Ask the Rabbi #2
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AT&T Bell Laboratories, in Columbus, Ohio asks:
In Parshat Vayishlach, you wrote that "There are only three mitzvot in Sefer Bereishit. The first mitzvah, to be fruitful and multiply, is essential to the survival of all of Mankind..." And yet, on the surface, "p'ru ur'vu" is not one of the commandments for the Bnei Noach. Why not?
There are 7 commandments from Hashem for the Bnei Noach to govern their behavior. They are:
Prohibition against Prohibition against adultery. idolatry. Prohibition against eating a limb Prohibition against of a live animal. blasphemy. The commandment to establish courts Prohibition against of law. murder. Prohibition against theft.
The Sefer HaChinuch lists the three mitzvot taught in the Book of Bereishit, and writes that they apply only to the Jewish People.
- "Be fruitful and multiply" in Parshat Bereishit.
- "Brit mila" in Parshat Lech Lecha.
- "Don't eat the gid hanashe" in Vayishlach.
Brit mila is a covenant "between Me and you [Avraham] and your seed after you" (Bereishit 17:10). Thus, the Bnei Noach are excluded from this mitzvah.
In Vayishlach, the Torah states "The children of Israel shall not eat the gid hanashe" (Bereishit 31:33). Once again the Bnei Noach are exempted.
The mitzvah to be fruitful and multiply was given to the first Man (Bereishit 1:28) and repeated to Noach (Bereishit 9:1). It would appear equally incumbent upon all Mankind. Yet, this is *not* one of the 7 Noachide Laws.
The Talmud explains that:
"All mitzvot that were given to the Bnei Noach and *repeated* at Sinai, apply to both Jews and non-Jews. Those mitzvot that were given to the Bnei Noach but *not* repeated at Sinai were given only to the Jews."
"P'ru ur'vu" was not repeated at Sinai. So, even though Adam and Noach had been personally commanded to reproduce, the mitzvah did not become one of the 7 Noachide Laws.
It should be noted, however, that there is a special obligation to ensure that the world is fully populated, and that this obligation is equally applicable to Jew and Gentile. It is derived from a verse in the writings of the Prophets which calls upon Mankind inhabit as much of the Creation as possible:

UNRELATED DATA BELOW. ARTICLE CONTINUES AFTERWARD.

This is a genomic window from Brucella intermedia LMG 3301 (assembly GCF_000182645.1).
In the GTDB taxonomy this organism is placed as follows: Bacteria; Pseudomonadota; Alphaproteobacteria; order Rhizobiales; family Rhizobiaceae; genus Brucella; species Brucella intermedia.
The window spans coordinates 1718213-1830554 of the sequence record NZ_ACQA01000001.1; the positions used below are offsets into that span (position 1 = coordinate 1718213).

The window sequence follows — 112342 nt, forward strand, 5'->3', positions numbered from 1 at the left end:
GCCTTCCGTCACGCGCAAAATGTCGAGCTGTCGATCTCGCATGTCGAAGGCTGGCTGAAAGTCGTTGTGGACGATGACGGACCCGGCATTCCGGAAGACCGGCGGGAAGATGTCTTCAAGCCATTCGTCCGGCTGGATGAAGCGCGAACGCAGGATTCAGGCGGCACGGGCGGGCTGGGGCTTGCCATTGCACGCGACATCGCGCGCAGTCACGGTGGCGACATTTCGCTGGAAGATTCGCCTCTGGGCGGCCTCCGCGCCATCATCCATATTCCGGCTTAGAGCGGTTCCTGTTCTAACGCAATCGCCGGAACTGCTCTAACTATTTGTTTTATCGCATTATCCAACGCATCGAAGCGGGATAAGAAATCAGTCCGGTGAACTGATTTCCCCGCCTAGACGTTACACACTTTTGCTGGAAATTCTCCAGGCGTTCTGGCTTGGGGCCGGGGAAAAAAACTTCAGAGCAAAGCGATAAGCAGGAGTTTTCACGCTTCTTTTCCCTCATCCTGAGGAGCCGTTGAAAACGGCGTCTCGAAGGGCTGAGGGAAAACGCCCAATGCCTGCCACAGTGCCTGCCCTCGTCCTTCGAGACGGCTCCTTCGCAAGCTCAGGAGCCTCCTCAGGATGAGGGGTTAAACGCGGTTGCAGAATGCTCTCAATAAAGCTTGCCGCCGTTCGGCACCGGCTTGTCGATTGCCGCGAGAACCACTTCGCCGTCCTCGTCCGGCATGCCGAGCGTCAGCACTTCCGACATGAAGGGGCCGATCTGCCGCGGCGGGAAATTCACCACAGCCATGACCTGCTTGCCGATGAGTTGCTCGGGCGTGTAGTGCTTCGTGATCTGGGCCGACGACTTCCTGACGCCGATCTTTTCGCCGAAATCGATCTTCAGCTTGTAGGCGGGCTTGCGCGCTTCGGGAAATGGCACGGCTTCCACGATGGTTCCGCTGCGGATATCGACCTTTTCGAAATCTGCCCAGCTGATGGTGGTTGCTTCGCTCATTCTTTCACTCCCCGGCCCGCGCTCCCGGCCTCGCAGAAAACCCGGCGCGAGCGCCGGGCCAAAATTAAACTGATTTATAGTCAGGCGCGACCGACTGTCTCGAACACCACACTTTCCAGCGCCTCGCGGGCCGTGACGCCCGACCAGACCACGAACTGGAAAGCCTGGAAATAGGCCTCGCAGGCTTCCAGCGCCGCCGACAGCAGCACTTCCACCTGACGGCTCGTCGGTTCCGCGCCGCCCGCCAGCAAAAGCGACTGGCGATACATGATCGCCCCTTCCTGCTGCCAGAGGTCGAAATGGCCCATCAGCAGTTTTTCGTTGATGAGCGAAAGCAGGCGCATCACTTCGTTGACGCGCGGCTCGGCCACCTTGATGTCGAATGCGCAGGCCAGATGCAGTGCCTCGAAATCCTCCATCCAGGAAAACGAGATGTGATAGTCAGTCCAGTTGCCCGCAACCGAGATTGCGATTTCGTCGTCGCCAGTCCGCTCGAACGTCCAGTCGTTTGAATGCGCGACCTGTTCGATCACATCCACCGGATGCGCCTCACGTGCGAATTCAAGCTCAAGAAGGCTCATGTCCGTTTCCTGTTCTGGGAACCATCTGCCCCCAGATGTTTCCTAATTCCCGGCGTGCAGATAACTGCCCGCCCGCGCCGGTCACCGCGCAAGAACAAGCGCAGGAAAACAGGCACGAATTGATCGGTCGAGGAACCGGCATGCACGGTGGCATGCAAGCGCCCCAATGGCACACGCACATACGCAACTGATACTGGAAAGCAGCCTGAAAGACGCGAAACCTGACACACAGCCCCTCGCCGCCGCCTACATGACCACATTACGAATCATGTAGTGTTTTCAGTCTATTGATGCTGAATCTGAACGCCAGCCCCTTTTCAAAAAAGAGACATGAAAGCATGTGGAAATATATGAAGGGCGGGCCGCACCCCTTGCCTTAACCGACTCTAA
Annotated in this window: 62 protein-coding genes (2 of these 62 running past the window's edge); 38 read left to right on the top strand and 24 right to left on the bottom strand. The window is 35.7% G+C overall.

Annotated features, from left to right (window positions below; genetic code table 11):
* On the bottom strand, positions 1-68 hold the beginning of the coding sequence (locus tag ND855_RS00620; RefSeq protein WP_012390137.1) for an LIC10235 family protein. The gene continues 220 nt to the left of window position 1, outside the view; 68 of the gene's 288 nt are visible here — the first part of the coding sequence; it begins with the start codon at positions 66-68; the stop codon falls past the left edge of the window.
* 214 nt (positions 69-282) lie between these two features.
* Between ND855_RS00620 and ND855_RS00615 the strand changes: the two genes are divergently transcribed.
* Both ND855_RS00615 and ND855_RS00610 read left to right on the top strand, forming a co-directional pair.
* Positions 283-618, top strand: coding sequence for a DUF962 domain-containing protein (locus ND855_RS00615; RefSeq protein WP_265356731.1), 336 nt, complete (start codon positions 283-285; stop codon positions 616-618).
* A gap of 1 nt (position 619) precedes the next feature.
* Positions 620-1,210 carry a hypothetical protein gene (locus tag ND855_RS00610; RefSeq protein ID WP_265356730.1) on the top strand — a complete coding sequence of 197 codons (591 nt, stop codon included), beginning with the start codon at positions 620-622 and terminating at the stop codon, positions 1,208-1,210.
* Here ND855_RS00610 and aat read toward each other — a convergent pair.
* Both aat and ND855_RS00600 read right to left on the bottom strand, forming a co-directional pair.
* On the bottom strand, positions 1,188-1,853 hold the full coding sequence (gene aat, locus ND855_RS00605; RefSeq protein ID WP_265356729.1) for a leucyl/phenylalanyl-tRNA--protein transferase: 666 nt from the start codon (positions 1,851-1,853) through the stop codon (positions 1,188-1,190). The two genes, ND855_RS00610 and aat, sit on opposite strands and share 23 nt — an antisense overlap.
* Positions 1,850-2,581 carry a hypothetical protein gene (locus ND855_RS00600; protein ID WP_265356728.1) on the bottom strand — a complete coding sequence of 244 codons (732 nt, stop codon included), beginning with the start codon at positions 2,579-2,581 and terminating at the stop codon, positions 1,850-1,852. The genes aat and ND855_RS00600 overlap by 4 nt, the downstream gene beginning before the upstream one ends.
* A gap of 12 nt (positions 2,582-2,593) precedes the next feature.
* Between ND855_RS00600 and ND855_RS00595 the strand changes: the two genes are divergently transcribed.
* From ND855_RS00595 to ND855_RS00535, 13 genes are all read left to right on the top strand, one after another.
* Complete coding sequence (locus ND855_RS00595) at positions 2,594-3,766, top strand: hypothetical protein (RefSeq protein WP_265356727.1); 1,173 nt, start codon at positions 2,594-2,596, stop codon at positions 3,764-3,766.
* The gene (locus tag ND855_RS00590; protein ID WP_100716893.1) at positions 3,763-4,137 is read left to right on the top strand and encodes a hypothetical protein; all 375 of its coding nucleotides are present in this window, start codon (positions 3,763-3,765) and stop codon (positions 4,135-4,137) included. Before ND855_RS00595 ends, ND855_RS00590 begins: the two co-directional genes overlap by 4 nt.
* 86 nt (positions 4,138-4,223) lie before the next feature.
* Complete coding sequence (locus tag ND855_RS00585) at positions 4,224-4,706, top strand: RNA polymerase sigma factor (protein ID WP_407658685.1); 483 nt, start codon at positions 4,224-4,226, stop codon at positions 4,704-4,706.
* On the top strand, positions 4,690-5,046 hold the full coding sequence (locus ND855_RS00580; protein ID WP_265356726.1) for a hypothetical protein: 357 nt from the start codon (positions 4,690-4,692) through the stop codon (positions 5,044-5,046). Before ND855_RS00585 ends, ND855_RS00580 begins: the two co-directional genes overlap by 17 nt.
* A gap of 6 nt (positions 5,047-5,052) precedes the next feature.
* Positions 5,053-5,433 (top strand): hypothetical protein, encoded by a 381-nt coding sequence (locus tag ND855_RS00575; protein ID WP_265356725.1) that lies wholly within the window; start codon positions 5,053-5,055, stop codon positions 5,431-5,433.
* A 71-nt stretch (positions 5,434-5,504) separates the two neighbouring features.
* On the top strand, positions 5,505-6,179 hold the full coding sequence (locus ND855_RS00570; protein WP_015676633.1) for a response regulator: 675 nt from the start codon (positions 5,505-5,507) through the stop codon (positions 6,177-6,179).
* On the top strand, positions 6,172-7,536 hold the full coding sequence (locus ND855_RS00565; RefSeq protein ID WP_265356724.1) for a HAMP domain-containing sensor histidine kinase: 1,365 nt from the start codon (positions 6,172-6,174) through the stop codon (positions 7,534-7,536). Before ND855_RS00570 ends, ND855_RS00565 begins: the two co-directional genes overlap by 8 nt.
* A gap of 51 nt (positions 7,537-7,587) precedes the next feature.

"He [Hashem] did not create the world to be desolate; [rather] to be settled he formed it."
- Tractate Sanhedrin, 59a.
- Maimonides, Mishneh Torah, Hilchot Melachim ch. 9.
- Sefer HaChinuch.
- The Path of the Righteous Gentile, by Chaim Clorfene and Yakov Regalsky (Targum Press).
- Isaiah 45.
Stuart@lovelace previously asked:
I will be traveling from LA, California to Melbourne Australia. I leave at 7:10pm on Monday 13 December and arrive in Melbourne at 1:00pm on Wednesday 15 December. I can light candles for he 6th night of Chanukah before I leave. The question is where do I light candles for the 7th night? I do not know if it will be light or dark when I cross the IDL.
Our previous answer dealt with assigning an agent to light the menorah at home on behalf of the traveler.
This answer is for a person who travels all night on and won't be able to light. But your case involves crossing the IDL, and it is considerably more complex.
Since it is likely that you will cross both the International Dateline and the "Jewish Dateline" after daybreak of the 7th day, it is possible that you will not experience the 7th night of Chanukah at all, thus not having the opportunity to perform the mitzvah. Therefore, if your agent should light your menorah for you without a bracha (the agent should of course recite the brachot when lighting in his own home.)
"Halachos of Chanukah", Rabbi Shimon Eider.
- Written by Rabbi Moshe Lazerus, Rabbi Reuven Subar,
Rabbi Avrohom Lefkowitz and other Rabbis at Ohr Somayach Institutions / Tanenbaum College, Jerusalem, Israel.
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- Production Design: Lev Seltzer
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